Your average economist is not the Grinch. "A few years ago Joel Waldfogel wrote “Scroogeonomics: Why You Shouldn’t Buy Presents for the Holidays,” an economic manifesto about the wastefulness of gift-giving. The Initiative on Global Markets at the University of Chicago’s Booth School of Business recently queried its panel of 46 economic experts on the subject, and the responses were surprisingly less Grinch-like." Catherine Rampell in The New York Times.
A+ interlude: Answers that are totally wrong but so worth it.
4. Fiscal business near year-end deadline
Pentagon bill nears passage in Senate. "The Senate stood poised on Thursday to pass a $625.1 billion Pentagon policy bill, one of the few accomplishments of this Congress before its holiday break. The expected late-night vote was another reminder of the partisan discord that has plagued lawmakers for much of the year." Ashley Parker in The New York Times.
Lew warned Congress again that breaching the debt ceiling is a bad idea. "With its new budget deal, Congress has avoided one threat of another government shutdown. But unless Congress acts, the threat of a breach of the debt ceiling looms early next year, the Treasury Department warned in a letter to congressional leaders on Thursday. Treasury Secretary Jacob J. Lew said that the government might run out of cash to pay the country’s bills by late February or early March." Annie Lowrey in The New York Times.
Senate GOP to skip town. "Senate Republicans will let their rank-and-file members leave town for the Christmas break, leaving Democrats to vote around the clock to confirm the latest batch of President Obama’s nominees. Republicans, angered over last month’s gutting of the filibuster, decided at a meeting Thursday afternoon that they will not yield back any time on the Defense authorization bill or expedite consideration of any of Obama’s nominees." Alexander Bolton in The Hill.
Ron Wyden, Senate Finance Committee chairman? "News that Senate Finance Committee Chairman Max Baucus will be nominated as ambassador to China spells the end to his long-shot efforts to overhaul the tax code and puts the focus on Ron Wyden, a lawmaker with plenty of his own ideas about tax and health care policy. Wyden, the panel’s third-ranking Democrat, is expected to take over the gavel, and his ascension could speed renewal of a group of expiring tax breaks worth about $50 billion. The Oregonian also has controversial views on health care policy — including working with House Budget Committee Chairman Paul Ryan on a Medicare overhaul." Brian Faler and Rachael Bade in Politico.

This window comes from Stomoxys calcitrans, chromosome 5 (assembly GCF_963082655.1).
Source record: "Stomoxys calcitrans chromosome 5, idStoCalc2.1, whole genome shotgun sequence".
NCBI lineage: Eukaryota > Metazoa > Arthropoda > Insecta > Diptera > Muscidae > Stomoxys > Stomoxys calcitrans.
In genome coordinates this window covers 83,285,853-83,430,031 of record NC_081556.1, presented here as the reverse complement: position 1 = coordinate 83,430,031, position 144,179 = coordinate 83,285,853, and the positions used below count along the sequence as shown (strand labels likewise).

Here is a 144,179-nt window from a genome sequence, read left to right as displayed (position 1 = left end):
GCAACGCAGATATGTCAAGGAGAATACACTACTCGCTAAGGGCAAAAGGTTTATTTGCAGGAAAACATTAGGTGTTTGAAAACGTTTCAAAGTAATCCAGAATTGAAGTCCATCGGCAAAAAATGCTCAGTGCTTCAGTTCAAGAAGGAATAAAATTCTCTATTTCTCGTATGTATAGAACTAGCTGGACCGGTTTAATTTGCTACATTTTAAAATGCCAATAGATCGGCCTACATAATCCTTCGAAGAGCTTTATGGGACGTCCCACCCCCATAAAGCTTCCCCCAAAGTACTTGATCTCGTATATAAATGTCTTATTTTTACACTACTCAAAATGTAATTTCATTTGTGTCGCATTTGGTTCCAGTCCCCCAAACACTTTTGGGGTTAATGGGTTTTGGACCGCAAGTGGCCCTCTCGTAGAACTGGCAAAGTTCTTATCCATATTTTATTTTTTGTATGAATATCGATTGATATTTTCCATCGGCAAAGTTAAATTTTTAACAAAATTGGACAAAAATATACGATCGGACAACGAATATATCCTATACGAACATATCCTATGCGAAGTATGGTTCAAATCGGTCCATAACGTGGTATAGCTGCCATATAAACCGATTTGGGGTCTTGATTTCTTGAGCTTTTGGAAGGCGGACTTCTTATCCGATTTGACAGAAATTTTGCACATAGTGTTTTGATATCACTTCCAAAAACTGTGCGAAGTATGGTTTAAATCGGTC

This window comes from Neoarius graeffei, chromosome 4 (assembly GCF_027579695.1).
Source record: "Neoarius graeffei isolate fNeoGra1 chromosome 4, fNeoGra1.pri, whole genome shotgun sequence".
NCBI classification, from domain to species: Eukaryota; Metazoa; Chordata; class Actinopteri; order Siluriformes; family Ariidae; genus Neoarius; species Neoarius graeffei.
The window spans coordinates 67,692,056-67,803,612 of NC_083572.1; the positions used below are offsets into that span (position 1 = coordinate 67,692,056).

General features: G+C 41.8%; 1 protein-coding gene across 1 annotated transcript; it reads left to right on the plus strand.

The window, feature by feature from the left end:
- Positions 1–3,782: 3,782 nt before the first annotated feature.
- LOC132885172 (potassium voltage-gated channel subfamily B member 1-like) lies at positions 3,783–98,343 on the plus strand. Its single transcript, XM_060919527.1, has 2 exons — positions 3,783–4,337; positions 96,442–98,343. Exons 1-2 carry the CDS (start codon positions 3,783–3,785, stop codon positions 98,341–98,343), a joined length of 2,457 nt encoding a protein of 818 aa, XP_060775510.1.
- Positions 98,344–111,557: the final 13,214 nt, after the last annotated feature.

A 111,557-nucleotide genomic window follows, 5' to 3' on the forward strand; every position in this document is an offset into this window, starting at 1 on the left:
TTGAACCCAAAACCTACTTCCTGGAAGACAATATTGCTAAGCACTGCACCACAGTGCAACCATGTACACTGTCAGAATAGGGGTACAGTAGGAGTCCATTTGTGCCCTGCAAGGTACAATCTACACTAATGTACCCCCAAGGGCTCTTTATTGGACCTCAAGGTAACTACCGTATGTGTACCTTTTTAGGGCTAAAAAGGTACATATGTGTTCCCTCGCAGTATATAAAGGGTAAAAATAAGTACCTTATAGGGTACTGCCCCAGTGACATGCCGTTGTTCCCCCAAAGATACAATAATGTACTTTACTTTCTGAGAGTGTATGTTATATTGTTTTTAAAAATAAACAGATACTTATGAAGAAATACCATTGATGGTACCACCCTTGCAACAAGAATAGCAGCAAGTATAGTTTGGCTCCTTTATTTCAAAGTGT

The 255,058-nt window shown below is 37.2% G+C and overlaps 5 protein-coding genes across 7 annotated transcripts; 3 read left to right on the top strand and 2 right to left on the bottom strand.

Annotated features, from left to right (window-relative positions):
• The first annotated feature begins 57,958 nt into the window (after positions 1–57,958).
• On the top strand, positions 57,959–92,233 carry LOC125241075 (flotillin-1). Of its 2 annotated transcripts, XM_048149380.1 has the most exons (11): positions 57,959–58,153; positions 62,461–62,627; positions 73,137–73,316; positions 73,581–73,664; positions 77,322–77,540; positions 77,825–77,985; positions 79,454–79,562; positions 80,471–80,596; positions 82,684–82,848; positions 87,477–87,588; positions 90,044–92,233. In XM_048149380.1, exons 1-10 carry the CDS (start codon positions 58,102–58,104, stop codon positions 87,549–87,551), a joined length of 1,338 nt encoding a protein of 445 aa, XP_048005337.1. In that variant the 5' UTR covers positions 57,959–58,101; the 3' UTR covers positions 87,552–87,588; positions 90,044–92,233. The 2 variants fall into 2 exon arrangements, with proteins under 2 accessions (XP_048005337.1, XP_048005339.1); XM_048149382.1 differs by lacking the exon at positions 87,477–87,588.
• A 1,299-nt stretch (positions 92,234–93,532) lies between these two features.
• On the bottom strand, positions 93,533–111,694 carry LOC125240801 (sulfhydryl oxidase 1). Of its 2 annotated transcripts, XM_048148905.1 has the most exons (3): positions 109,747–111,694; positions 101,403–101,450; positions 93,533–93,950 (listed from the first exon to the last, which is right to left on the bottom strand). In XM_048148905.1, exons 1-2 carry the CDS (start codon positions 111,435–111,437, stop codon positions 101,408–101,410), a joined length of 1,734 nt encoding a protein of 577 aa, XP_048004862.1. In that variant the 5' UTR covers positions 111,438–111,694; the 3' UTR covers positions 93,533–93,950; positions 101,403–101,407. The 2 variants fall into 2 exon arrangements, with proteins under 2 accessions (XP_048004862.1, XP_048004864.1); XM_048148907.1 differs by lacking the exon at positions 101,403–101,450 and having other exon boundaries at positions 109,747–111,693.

The way Congress funds clean energy is a mess. Max Baucus thinks there’s a better idea. "Baucus, who chairs the Senate Finance Committee, put out a plan to dump all 42 existing tax incentives for specific energy sources. Instead, he would create two broad tax credits that would boost clean energy without picking specific technologies or explicitly taking sides between, say, nuclear energy and wind power." Brad Plumer in The Washington Post.
Economics interlude: If Wonkbook wrote you a Christmas card, it would probably read something like these.
5. That makes it 17 states
New Mexico Supreme Court legalizes gay marriage. ""We hold that the State of New Mexico is constitutionally required to allow same-gender couples to marry and must extend to them the rights, protections, and responsibilities that derive from civil marriage under New Mexico law," Justice Edward L. Chavez wrote in the decision.Many counties in New Mexico had already been issuing marriage licenses to gay couples, setting up the state Supreme Court to decide whether it was legal or not. The state didn't explicitly ban or allow same-sex marriage, leaving the issue in limbo." Aaron Blake in The Washington Post.
Map: Where gay marriage is the law, and where it's not. Niraj Chokshi in The Washington Post.
Reading material interlude: The best sentences Wonkblog read today.
Want to make kids eat fruits and veggies? Just pay them. Lydia DePillis.
John Podesta’s plan to bypass Congress on climate change. Brad Plumer.
Tech’s biggest problem is one it doesn’t know how to solve. Lydia DePillis.
Why did Whole Foods drop Chobani? Lydia DePillis.
U.S. deportations went down 10 percent in 2013. Laura Meckler in The Wall Street Journal.
Obama commutes sentences of 8 inmates with crack cocaine convictions, citing 2010 law. David Nakamura in The Washington Post.
Obama advisers who had planned their exit are postponing. Jackie Calmes in The New York Times.
Wonkbook is produced with help from Michelle Williams.